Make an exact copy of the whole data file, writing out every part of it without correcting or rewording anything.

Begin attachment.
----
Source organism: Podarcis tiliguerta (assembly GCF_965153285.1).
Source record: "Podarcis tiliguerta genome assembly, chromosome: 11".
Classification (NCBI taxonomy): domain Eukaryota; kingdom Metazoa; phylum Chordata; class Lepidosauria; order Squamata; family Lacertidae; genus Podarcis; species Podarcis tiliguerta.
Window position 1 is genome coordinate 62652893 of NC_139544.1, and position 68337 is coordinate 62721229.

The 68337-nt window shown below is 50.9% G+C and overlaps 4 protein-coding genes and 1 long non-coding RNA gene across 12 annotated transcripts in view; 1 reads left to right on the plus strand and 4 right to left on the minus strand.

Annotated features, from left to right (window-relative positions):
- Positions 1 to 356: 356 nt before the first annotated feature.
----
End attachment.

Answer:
Source organism: Podarcis tiliguerta (assembly GCF_965153285.1).
Source record: "Podarcis tiliguerta genome assembly, chromosome: 11".
Classification (NCBI taxonomy): domain Eukaryota; kingdom Metazoa; phylum Chordata; class Lepidosauria; order Squamata; family Lacertidae; genus Podarcis; species Podarcis tiliguerta.
Window position 1 is genome coordinate 62652893 of NC_139544.1, and position 68337 is coordinate 62721229.

The 68337-nt window shown below is 50.9% G+C and overlaps 4 protein-coding genes and 1 long non-coding RNA gene across 12 annotated transcripts in view; 1 reads left to right on the plus strand and 4 right to left on the minus strand.

Annotated features, from left to right (window-relative positions):
- Positions 1 to 356: 356 nt before the first annotated feature.